I have followed the saga of nonsteroidal anti-inflammatory agents (NSAIDs) since Vioxx was withdrawn from the market in 2004. Rather intense reviews of NSAIDs followed with uncertainty about which drugs were the safest to use. As of Sept.2009, the winner is Naproxen, in doses less than 1000 mg per day.
A large retrospective study examined the medical records of 48,566 adults between the ages of 40 and 89 years who were admitted to hospital with coronary artery disease. The databases used came from Canada, the United States, and the United Kingdom. The study found that naproxen was not associated with a higher risk for coronary heart disease events or cardiac death in patients with a history of coronary heart disease. However, ibuprofen; high-dose celecoxib; high-dose rofecoxib; and, diclofenac, did increase this risk.
Relative to naproxen, current users of diclofenac had increased risk of serious coronary heart disease x 1.44 and serious cardiovascular disease/death x 1.52; ibuprofen had increased risk x 1.25; coronary heart disease risk increased for rofecoxib >25 mg x 2.29; celecoxib >200 mg x 1.61.
Recall that in September 2004, Merck & Co announced a voluntary withdrawal of Vioxx from the U.S. and worldwide market due to safety concerns of an increased risk of heart attacks and strokes, according to an alert from MedWatch, the U.S. Food and Drug Administration (FDA) safety information and adverse event reporting program. Vioxx was one of several selective COX-2 inhibitors that were marketed aggressively as the best drugs for pain relief. Because they were prescription drugs and more expensive, patients believed they were better than ASA, ibuprofen, diclofenac or naproxen but this was not true.
The claimed advantage of the COX-2 inhibitors, slightly lower incidence of gastrointestinal bleeding was supported by some but not all studies Cox-2 inhibitors that offered no advantage in terms of pain relief and anti-inflammatory effects. The fate of COX-2 inhibitors has been dismal. A growing controversy surrounded the use of Cox-2 inhibitors since their introduction in 1999. The drug companies involved were competing to secure a large share of the multi-billion-dollar-a-year market for pain-relieving anti-inflammatory drugs. A news report in 2002, for example, warned people that: "Elderly patients taking Vioxx, the most popular arthritis drug in Canada, were twice as likely to be hospitalized with major gastrointestinal bleeding than those taking its pharmaceutical competitor, Celebrex. In 2002, 3.4 million prescriptions for Vioxx were filled across Canada; 3.1 million for Celebrex.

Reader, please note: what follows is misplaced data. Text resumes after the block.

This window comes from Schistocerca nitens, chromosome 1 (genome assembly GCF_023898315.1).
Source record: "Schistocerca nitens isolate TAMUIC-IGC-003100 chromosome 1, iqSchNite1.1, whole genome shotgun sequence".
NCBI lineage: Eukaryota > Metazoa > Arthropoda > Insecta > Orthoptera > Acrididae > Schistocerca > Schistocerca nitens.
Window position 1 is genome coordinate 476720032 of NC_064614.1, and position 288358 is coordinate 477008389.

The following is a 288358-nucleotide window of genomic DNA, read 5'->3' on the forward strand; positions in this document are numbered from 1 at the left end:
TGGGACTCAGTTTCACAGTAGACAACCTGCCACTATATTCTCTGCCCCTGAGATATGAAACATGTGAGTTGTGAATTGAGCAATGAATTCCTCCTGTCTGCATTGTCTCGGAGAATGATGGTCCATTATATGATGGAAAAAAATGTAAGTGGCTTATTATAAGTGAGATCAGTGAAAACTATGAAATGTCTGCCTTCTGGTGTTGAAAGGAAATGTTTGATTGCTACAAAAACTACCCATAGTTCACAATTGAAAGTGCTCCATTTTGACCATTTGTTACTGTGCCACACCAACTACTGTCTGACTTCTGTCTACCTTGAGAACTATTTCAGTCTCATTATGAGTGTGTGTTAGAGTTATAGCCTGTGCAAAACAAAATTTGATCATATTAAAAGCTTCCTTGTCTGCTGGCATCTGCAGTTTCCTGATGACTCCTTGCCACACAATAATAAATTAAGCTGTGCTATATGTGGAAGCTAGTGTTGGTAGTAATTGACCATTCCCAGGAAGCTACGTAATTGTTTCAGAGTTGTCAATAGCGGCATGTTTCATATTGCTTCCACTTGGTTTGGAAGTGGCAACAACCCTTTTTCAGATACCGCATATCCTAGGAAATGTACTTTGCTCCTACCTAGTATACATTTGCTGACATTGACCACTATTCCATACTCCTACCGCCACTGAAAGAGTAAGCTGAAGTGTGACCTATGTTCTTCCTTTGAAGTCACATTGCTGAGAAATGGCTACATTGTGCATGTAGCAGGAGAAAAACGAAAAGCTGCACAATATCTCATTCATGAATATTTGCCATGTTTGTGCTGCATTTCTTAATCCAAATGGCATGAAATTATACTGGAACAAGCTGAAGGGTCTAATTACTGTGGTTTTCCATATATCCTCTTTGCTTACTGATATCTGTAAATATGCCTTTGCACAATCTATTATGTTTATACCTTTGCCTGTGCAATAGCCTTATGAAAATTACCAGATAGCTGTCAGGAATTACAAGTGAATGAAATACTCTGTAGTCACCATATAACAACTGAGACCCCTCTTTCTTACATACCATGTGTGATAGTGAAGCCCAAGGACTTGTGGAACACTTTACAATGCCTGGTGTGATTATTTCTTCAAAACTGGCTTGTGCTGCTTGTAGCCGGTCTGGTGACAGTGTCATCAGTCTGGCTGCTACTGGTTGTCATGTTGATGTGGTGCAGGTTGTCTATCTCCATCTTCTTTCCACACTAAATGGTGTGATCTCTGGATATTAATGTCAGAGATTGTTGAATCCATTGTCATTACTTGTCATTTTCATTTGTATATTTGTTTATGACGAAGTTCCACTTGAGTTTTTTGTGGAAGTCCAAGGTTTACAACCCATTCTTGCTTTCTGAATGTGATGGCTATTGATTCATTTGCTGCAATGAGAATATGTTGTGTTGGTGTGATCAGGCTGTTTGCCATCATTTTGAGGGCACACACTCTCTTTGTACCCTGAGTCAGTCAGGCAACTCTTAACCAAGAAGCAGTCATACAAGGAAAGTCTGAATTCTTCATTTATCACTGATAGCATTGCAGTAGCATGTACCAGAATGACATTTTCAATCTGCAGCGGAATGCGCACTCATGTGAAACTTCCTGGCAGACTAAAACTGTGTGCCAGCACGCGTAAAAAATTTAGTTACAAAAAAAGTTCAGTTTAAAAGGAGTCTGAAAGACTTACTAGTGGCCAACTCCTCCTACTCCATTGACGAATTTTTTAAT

The Therapeutics Initiative Newsletter in BC issued the following COX-2 inhibitors update in 2002: “Based on FDA data from the CLASS and VIGOR studies, COX-2 selective inhibitors are associated with an increased incidence of serious adverse events as compared to non-selective NSAIDs."
Reference: Ray WA, Varas-Lorenzo C, Chung CP, et al. Cardiovascular risks of nonsteroidal antiinflammatory drugs in patients after hospitalization for serious coronary heart disease. Circ Cardiovasc Qual Outcomes 2009; 2:155-163.
From the 2009 book, Heart and Arteries by Stephen Gislason MD